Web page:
tbat should ask for forpivenc ss. A hy
did you ever come from your happy
home to this house? Has Angus boen
unkind to you again?"
"It is very silly," said Mabel, trying
to brush away her tears, ' but when I
wanted to kiss him and say good-hy. ho
pushed me away and said, 'Thero, that
will do.' He does not love me: ho is so
hard. Oh! I ought not to say all this."
"And you," murmured Lady Grisel,
fondly, "you have been so much coaxed
and petted all your life, jxior wee
"Do you think he would have mar
ried mo if he had not loved me?" said
poor Mabel. "Ah! he seems to lie made
"My poor child," said his mother,
"Angus is not young like you; he has
grown accustomed to a cold, calm life.
I never have caressed him as vou young
things do he never could, bear caress
ing even as a child. Do not expect
him to come into your ways at once; be
patient, and try to win him; and oh, do
not lot your own warm little heart
"He speaks so bitterly to m," fal
"I know I know it too well."
"Mamma told me to think only of his
happiness, and in doing that, I should
forget that I am not happy myself; and
I have tried oh, believe mo, I have
tried hard; but I seem to have no power
to affect his happiness one way or an
other. I cannot make him smile by be
ing gay, or sad by crying it is cold,
calm indifferenoe, and it wounds me, it
hurts me so."
"Why, then, has he trained his whole
life down to a calm, dead, monotonous
level day after day tho same still
smile, except when-he is angry? Oh,
I cannot get Jock's howls out of my
ears since he beat him yesterday! But,
to-day, again, he could not sit down for
one moment to think, or dream, or talk
to me. "
Lady Grieel passed hor hand over her
brow Mabel went on.
"I suppose I shall tone down to it;
sometimes I feel already that I begin
to fossfllze, but not with you."
She hid her face again; Lady Grisel
softly Btroked her hair.
"My child," she said, "I have been
thinking of a plan which I want you to
consider woll; perhaps it would "break
through Angus' reserve if you wore
more thrown unon himif I wcro to
leave you." a
Mabel started up Jh almost a
what sJBuId I doVlthout vou? Pn
promise you will not leave mo I wii
not let you movo till you promise."
iaay iirisoi was startled by her vehe
mence so startled that she clasped the
poor child in hor arms, and could only
silence her entreaties by making tho
,7You are foolish, Mabel," she said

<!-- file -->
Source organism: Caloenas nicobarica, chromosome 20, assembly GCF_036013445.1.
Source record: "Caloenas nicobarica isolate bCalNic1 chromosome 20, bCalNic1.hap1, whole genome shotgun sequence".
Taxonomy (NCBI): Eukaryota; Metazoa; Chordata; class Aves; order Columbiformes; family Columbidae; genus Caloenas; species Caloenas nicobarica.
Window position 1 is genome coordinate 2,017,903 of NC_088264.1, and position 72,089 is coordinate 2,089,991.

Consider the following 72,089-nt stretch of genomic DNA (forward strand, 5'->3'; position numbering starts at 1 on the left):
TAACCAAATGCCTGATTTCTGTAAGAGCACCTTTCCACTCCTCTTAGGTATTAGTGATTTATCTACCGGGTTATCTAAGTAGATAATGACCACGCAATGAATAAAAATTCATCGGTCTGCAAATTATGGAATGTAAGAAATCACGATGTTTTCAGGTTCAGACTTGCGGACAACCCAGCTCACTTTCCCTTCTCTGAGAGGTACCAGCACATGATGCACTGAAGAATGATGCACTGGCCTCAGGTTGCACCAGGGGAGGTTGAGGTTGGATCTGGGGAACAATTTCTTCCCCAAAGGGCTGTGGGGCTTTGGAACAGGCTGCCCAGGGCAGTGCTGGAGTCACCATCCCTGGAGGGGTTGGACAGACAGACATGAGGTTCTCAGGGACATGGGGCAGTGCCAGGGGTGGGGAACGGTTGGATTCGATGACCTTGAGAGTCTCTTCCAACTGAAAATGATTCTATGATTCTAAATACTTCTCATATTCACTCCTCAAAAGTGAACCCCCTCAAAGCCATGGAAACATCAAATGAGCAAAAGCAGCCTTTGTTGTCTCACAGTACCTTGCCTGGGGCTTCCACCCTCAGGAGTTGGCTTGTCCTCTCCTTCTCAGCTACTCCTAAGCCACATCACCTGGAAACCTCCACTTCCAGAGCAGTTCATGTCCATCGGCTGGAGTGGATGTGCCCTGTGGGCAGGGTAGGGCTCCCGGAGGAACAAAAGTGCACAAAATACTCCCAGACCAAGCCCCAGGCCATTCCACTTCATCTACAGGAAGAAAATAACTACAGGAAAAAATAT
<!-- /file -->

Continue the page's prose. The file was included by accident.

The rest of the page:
"Ahf what could T do withint. vn,,s
! You have frightcnedme so much!'' and
iniruin boo looked palo and tremu
lous. Lady Grisel made her llo down on
the sofa, and rang for lights, savine.
mA i. u, j , r
flh T-m d rlLOW
umuug, u must nave no more
JJ ' .. V" "tro" ULH
ianey tnere is some old an in thia
Mabel struggled hard for composure,
and succeeded by the time the servants
There wore old silver sconces on the
walls, and the wax candles in them
shed a pretty soft light over tho room.
Lady Grisel looked at her daughter-in-law.
It was strange how this gen
tle dependent girl had brought out all
tho unknown depths in her heart. She
who had been all her life reserved and
dignified, now coaxed "and petted
Mabel, with an instinctive feeling that,
if the "warmth of demonstrative love
was altogether withdrawn from her,
she would pine away like a flower for
want of sun.
Lady Grisel opened the box. There
was a bundle first of old brocade, aca
nary 'colored suit with a waistcoat em
broidered in silver; then a gown, tho
waist some four inches long; of pink
satan, Innumerable odds and ends; then
a magnificent brocaded train, in which
the late lairds grandmother- had
Bfolyrood 08 Charles at
juauei grew quite excited and in
terested over all these treasures
Then came a rouge-spot, and an ivory
box of mouches, and then on old jewel
, ,dei fed morroco, which
Lady Grisel put into Mabel's lap. in
11 fltray wa? a great parure of
amethysts, a high conab sparkling with
tiny brilliants which u
- "."w". w vet-
AMl "uU" exolalmed Mabel.
'ak .b W? braCelet f
trpie pre. What arms our ancestors
must have had!" And she slipd hSJ
bracelet off and on her arms. '
J.Sf1" laco Is underneath,"
eaidLady Grisel; and raising the tray.
M?1. 'u Parcel of finl old lacV
"I shall be abletomakeyou as pretty
TOWThe,n y?.u , to Court ne"t
rear,1' said Lady Grisel, smiling. "I
have some diamonds you havehevar
soen and they .hall JrJl be'rlet for
MSeaJfriy.1 - tbMn?"
They found a number of miniatures
rf?!,jr JPP6 ln Pcr Ud?
Grisel took them-up wltTa grt?r?
um uDianow teat these wero here "
. Ma" poured them into hep l.n
" wm thls?.sho said, holding out
pne of thom-a badly-painted irtrJt
of a boy of fourteen. Portrait
said Lady OriseL softly. "His father
did not think it good, and put it away."
"Be must bave been very handsome.
Who is it this reminds me of so much
I cunnot remember."
"He was very handsome; he was six
feet two and a naif in height, and he
was wonderfully strong."